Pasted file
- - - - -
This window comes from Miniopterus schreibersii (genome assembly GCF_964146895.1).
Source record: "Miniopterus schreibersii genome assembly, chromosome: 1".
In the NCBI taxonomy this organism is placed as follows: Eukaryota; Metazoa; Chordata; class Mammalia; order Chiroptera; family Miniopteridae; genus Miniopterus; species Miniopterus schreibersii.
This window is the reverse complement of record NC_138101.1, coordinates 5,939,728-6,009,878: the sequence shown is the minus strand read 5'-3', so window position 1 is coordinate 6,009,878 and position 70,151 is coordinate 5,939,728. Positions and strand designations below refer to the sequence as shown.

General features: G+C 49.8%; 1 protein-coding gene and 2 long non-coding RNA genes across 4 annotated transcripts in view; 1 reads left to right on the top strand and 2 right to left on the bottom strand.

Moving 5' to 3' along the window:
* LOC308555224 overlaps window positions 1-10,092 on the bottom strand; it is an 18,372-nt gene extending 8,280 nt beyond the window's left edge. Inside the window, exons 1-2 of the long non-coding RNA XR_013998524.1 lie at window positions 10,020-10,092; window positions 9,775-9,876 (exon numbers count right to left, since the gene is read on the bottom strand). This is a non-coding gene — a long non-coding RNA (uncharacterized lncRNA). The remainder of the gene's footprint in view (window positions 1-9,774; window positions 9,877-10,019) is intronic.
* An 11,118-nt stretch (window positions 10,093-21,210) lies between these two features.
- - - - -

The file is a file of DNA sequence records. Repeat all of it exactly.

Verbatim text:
This window comes from Miniopterus schreibersii (genome assembly GCF_964146895.1).
Source record: "Miniopterus schreibersii genome assembly, chromosome: 1".
In the NCBI taxonomy this organism is placed as follows: Eukaryota; Metazoa; Chordata; class Mammalia; order Chiroptera; family Miniopteridae; genus Miniopterus; species Miniopterus schreibersii.
This window is the reverse complement of record NC_138101.1, coordinates 5,939,728-6,009,878: the sequence shown is the minus strand read 5'-3', so window position 1 is coordinate 6,009,878 and position 70,151 is coordinate 5,939,728. Positions and strand designations below refer to the sequence as shown.

General features: G+C 49.8%; 1 protein-coding gene and 2 long non-coding RNA genes across 4 annotated transcripts in view; 1 reads left to right on the top strand and 2 right to left on the bottom strand.

Moving 5' to 3' along the window:
* LOC308555224 overlaps window positions 1-10,092 on the bottom strand; it is an 18,372-nt gene extending 8,280 nt beyond the window's left edge. Inside the window, exons 1-2 of the long non-coding RNA XR_013998524.1 lie at window positions 10,020-10,092; window positions 9,775-9,876 (exon numbers count right to left, since the gene is read on the bottom strand). This is a non-coding gene — a long non-coding RNA (uncharacterized lncRNA). The remainder of the gene's footprint in view (window positions 1-9,774; window positions 9,877-10,019) is intronic.
* An 11,118-nt stretch (window positions 10,093-21,210) lies between these two features.